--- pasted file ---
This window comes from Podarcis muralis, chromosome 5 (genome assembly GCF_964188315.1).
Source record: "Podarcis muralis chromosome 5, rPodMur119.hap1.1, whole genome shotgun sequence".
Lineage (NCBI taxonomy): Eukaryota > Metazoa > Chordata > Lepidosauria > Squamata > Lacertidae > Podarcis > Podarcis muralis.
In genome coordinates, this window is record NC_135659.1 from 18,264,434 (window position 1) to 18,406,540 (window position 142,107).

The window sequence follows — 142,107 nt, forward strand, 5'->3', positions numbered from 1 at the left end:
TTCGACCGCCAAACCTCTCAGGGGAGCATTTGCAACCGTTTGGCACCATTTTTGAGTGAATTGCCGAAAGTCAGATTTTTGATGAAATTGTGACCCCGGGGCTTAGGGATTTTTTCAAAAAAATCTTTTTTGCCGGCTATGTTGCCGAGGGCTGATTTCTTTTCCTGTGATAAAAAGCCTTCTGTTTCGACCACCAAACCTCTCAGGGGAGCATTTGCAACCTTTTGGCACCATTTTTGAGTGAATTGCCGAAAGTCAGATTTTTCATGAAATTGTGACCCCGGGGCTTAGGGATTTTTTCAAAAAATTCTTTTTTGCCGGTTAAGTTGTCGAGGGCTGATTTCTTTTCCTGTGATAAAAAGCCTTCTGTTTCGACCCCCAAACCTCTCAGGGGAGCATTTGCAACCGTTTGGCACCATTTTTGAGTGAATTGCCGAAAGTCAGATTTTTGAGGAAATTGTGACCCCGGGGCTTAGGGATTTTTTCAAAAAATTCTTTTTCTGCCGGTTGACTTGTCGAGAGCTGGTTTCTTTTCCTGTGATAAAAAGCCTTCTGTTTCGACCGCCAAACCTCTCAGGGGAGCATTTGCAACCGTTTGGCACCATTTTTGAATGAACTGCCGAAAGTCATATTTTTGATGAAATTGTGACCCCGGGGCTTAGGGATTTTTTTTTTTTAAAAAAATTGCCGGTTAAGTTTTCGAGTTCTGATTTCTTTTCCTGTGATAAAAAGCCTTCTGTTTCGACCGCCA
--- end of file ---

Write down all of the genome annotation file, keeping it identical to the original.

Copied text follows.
This window comes from Podarcis muralis, chromosome 5 (genome assembly GCF_964188315.1).
Source record: "Podarcis muralis chromosome 5, rPodMur119.hap1.1, whole genome shotgun sequence".
Lineage (NCBI taxonomy): Eukaryota > Metazoa > Chordata > Lepidosauria > Squamata > Lacertidae > Podarcis > Podarcis muralis.
In genome coordinates, this window is record NC_135659.1 from 18,264,434 (window position 1) to 18,406,540 (window position 142,107).

The window sequence follows — 142,107 nt, forward strand, 5'->3', positions numbered from 1 at the left end:
TTCGACCGCCAAACCTCTCAGGGGAGCATTTGCAACCGTTTGGCACCATTTTTGAGTGAATTGCCGAAAGTCAGATTTTTGATGAAATTGTGACCCCGGGGCTTAGGGATTTTTTCAAAAAAATCTTTTTTGCCGGCTATGTTGCCGAGGGCTGATTTCTTTTCCTGTGATAAAAAGCCTTCTGTTTCGACCACCAAACCTCTCAGGGGAGCATTTGCAACCTTTTGGCACCATTTTTGAGTGAATTGCCGAAAGTCAGATTTTTCATGAAATTGTGACCCCGGGGCTTAGGGATTTTTTCAAAAAATTCTTTTTTGCCGGTTAAGTTGTCGAGGGCTGATTTCTTTTCCTGTGATAAAAAGCCTTCTGTTTCGACCCCCAAACCTCTCAGGGGAGCATTTGCAACCGTTTGGCACCATTTTTGAGTGAATTGCCGAAAGTCAGATTTTTGAGGAAATTGTGACCCCGGGGCTTAGGGATTTTTTCAAAAAATTCTTTTTCTGCCGGTTGACTTGTCGAGAGCTGGTTTCTTTTCCTGTGATAAAAAGCCTTCTGTTTCGACCGCCAAACCTCTCAGGGGAGCATTTGCAACCGTTTGGCACCATTTTTGAATGAACTGCCGAAAGTCATATTTTTGATGAAATTGTGACCCCGGGGCTTAGGGATTTTTTTTTTTTAAAAAAATTGCCGGTTAAGTTTTCGAGTTCTGATTTCTTTTCCTGTGATAAAAAGCCTTCTGTTTCGACCGCCA